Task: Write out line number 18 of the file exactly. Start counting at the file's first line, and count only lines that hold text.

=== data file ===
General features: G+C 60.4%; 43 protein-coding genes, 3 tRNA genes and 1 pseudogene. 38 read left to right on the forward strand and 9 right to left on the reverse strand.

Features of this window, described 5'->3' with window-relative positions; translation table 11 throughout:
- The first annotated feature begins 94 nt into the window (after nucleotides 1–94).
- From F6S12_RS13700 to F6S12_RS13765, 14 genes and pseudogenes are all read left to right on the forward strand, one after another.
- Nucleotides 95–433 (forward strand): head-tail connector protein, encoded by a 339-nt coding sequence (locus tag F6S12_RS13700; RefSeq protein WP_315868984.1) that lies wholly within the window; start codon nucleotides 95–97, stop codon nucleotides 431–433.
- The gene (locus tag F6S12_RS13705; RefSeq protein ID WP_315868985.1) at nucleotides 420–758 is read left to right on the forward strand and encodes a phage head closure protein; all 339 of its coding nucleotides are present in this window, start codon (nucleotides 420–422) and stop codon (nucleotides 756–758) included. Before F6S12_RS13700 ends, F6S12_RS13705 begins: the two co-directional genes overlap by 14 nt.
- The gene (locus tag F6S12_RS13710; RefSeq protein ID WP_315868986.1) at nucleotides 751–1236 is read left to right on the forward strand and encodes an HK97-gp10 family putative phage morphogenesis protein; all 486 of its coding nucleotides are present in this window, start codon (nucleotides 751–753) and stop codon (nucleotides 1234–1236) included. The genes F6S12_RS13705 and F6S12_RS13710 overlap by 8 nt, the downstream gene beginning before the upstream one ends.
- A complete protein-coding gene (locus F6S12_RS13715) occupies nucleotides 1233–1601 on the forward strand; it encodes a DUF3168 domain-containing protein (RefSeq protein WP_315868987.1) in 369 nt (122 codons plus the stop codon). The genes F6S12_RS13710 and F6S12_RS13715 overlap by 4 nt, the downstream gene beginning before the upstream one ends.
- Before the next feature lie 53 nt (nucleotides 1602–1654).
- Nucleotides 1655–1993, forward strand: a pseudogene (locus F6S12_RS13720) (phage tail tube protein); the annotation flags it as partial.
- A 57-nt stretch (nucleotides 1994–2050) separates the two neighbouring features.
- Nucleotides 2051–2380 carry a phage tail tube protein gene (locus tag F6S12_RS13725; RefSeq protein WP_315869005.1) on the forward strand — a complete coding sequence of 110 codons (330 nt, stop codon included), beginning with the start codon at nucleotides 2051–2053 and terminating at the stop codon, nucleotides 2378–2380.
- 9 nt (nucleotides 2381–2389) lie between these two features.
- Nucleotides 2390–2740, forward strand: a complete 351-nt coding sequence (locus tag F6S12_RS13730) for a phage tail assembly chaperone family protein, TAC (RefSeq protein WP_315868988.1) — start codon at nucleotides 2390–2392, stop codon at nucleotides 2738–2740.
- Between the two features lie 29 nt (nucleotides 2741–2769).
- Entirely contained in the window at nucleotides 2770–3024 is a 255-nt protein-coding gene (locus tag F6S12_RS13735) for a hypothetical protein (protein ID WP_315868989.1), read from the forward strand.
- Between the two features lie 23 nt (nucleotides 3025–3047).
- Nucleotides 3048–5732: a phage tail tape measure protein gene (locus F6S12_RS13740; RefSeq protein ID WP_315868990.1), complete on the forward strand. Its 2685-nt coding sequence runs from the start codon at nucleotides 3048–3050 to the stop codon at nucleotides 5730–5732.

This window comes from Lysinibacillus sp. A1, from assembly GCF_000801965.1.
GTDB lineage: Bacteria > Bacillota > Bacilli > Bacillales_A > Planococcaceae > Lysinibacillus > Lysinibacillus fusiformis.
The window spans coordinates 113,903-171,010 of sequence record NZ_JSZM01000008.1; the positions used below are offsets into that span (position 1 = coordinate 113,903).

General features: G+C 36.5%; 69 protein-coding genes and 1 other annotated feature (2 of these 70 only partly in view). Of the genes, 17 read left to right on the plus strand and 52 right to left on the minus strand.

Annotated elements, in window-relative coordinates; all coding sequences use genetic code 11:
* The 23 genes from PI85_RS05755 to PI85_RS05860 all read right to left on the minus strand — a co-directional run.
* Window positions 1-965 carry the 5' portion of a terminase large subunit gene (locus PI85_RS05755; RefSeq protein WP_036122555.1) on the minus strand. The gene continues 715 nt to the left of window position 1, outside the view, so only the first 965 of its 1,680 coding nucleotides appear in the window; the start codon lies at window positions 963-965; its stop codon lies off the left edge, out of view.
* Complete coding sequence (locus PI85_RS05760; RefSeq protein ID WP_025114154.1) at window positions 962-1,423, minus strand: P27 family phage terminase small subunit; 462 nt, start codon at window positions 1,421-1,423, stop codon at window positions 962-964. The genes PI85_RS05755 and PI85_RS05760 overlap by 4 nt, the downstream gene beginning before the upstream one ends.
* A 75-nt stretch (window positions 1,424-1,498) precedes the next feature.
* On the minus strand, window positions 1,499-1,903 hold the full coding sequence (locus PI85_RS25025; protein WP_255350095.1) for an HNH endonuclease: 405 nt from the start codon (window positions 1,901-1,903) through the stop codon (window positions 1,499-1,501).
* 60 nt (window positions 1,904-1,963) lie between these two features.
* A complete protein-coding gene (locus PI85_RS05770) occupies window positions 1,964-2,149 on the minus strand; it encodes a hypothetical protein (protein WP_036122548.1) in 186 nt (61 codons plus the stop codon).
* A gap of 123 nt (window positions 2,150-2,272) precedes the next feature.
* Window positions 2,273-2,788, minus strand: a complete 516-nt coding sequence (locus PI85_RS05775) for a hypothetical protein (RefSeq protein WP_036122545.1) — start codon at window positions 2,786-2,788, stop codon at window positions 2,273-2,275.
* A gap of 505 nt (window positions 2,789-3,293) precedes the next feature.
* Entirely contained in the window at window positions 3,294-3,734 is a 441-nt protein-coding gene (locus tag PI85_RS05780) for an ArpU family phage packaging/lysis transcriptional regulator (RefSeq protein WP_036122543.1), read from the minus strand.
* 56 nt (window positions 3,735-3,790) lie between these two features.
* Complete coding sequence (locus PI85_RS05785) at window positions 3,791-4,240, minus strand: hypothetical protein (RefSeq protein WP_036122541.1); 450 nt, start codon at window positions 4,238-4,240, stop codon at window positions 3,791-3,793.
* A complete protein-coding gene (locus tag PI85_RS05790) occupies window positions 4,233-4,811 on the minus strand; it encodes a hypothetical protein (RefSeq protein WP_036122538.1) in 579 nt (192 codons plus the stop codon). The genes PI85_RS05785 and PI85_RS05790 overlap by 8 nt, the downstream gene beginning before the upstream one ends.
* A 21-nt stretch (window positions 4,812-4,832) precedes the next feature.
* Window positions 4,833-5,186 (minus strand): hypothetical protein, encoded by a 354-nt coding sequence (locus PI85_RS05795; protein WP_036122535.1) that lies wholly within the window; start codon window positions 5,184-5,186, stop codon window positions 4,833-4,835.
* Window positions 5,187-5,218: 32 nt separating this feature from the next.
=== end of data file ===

- Nucleotides 3048–5732: a phage tail tape measure protein gene (locus F6S12_RS13740; RefSeq protein ID WP_315868990.1), complete on the forward strand. Its 2685-nt coding sequence runs from the start codon at nucleotides 3048–3050 to the stop codon at nucleotides 5730–5732.